Tree nursery Arbor in Houtvenne has exported an exceptionally tall tree to a client in Great Britain. A plane tree of 18,5 metres and with a circumference of 1,10 metres was loaded on a special truck and driven to the harbour Zeebrugge under police escort. From there it went by ship to Hull. The final destination of the tree was Winwick Park in Warrington, England. The whole transport was followed by the film crew of Kim Wilde, former pop star, who now has a television show on the BBC.
Tree nursery Arbor in Houtvenne is specialised in big trees and shrubs and also delivers all over Europe. Besides the nursery in Houtvenne the Van Dyck family owns large terrains in Valenciennes in the north of France, together representing some 400 acres.
There are only two comparable businesses in Europe. Arbor delivers in Eastern Europe, Germany, France, Scandinavia, Spain and Great Britain. One of the most important clients is the city of Paris. The nursery does not sell to private persons.
«Although this is absolutely the biggest living tree we've ever transported, special transports with police escort are not that exceptional», Klaus Van Dyck knows. «Beside the fifteen normal transports every week we regularly get trucks that are longer than 17 metres. Those are always escorted. It was clearly the intention of the contractors to set a record.»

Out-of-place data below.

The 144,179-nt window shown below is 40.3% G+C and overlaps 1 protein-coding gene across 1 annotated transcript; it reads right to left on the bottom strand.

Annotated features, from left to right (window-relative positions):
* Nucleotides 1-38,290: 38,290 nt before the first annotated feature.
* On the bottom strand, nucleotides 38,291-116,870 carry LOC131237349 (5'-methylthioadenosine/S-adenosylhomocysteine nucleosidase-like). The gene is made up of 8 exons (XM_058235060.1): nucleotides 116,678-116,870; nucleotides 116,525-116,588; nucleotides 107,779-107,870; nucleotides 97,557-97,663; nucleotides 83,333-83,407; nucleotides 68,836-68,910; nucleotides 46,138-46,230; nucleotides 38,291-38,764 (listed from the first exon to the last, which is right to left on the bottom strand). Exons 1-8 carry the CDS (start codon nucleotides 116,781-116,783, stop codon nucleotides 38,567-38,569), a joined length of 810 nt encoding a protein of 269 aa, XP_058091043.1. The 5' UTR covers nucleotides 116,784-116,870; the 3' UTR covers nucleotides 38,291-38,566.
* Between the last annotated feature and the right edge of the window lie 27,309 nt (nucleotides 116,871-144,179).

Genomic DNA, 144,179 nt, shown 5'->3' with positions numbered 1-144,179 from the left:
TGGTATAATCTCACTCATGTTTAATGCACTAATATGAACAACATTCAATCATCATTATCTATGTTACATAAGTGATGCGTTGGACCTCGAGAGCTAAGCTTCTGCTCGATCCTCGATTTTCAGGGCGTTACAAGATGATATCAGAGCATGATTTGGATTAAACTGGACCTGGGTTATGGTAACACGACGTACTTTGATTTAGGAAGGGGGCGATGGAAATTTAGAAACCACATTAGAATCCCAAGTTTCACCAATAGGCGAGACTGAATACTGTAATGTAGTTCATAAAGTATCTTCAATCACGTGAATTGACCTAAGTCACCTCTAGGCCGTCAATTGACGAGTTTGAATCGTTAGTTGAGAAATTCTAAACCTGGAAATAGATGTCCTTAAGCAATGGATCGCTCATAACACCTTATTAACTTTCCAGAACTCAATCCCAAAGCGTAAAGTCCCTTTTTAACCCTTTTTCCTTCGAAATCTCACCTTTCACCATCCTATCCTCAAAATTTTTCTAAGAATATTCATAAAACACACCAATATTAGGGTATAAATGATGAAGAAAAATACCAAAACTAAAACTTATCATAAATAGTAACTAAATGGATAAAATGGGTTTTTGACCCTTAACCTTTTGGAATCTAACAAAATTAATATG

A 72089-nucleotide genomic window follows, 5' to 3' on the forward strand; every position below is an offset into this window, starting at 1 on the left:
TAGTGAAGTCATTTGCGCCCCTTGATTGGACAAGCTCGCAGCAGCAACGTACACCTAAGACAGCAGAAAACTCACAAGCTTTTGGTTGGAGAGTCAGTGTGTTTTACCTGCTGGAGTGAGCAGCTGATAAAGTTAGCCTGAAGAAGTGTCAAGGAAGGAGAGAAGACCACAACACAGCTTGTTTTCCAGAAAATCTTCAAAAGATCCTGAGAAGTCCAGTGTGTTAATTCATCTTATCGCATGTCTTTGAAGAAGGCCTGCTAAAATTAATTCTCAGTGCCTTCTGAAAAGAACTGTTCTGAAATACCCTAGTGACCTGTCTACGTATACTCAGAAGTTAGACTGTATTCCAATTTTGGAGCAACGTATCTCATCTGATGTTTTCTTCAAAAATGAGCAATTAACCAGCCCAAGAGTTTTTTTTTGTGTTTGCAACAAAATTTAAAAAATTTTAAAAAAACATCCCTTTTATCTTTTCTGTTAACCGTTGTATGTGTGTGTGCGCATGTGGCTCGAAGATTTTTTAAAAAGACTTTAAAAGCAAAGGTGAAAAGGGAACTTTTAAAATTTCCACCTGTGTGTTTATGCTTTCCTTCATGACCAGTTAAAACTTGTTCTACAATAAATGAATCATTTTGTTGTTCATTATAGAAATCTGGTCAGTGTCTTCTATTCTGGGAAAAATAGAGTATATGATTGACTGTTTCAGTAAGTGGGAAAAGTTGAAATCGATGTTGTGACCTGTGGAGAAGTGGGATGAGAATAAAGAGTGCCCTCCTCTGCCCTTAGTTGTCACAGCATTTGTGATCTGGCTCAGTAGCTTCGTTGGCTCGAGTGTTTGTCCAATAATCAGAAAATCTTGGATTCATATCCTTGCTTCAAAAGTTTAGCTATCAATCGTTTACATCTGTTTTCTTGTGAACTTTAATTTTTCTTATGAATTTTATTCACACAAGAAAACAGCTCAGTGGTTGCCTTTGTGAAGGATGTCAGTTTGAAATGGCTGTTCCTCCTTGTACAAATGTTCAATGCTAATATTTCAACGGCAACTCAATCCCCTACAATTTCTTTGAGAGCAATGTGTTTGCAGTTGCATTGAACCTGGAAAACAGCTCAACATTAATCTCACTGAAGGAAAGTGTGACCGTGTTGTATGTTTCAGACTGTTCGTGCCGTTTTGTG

Arbor is currently investigating the possibility to transport living trees with a ship over the Albertkanaal.
The tree nursery is in the hands of the Van Dyck family for four generations already. «That's why we have been able to specialise in big trees. There are still trees here that are planted by my granddad Gerard Van Dyck. The plane tree that was brought to England, is 35 to 40 years old and may have been planted by my grandfather.» After Gerard, Maurice and brother Gust managed the business. Gust, the elder brother, has retired. With their kids - four nephews of which Klaus is one - and grandchildren, succession is assured.
«Big trees can only be displaced if they have been repeatedly already», Klaus continues. «If we don't do that, the roots become to large. By digging out the trees we can prevent that from happening.» The machine costs about 8 million Belgian francs. (MSG)